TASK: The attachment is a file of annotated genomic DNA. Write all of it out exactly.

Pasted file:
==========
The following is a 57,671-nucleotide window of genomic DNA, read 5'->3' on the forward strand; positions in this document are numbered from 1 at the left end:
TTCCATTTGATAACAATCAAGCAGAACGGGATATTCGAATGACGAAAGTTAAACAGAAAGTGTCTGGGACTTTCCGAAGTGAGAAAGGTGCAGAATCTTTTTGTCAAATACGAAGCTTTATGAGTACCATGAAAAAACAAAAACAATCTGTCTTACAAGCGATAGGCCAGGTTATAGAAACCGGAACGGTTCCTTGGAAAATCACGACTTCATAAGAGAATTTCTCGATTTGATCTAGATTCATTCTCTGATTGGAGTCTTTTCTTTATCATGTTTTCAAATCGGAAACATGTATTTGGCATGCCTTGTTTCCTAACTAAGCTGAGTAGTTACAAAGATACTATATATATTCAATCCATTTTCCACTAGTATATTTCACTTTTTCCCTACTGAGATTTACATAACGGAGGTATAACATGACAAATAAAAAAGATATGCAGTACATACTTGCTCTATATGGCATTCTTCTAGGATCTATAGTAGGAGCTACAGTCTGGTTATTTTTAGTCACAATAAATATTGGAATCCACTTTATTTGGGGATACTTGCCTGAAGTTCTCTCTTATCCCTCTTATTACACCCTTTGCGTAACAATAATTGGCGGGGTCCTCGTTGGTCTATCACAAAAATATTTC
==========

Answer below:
The following is a 57,671-nucleotide window of genomic DNA, read 5'->3' on the forward strand; positions in this document are numbered from 1 at the left end:
TTCCATTTGATAACAATCAAGCAGAACGGGATATTCGAATGACGAAAGTTAAACAGAAAGTGTCTGGGACTTTCCGAAGTGAGAAAGGTGCAGAATCTTTTTGTCAAATACGAAGCTTTATGAGTACCATGAAAAAACAAAAACAATCTGTCTTACAAGCGATAGGCCAGGTTATAGAAACCGGAACGGTTCCTTGGAAAATCACGACTTCATAAGAGAATTTCTCGATTTGATCTAGATTCATTCTCTGATTGGAGTCTTTTCTTTATCATGTTTTCAAATCGGAAACATGTATTTGGCATGCCTTGTTTCCTAACTAAGCTGAGTAGTTACAAAGATACTATATATATTCAATCCATTTTCCACTAGTATATTTCACTTTTTCCCTACTGAGATTTACATAACGGAGGTATAACATGACAAATAAAAAAGATATGCAGTACATACTTGCTCTATATGGCATTCTTCTAGGATCTATAGTAGGAGCTACAGTCTGGTTATTTTTAGTCACAATAAATATTGGAATCCACTTTATTTGGGGATACTTGCCTGAAGTTCTCTCTTATCCCTCTTATTACACCCTTTGCGTAACAATAATTGGCGGGGTCCTCGTTGGTCTATCACAAAAATATTTC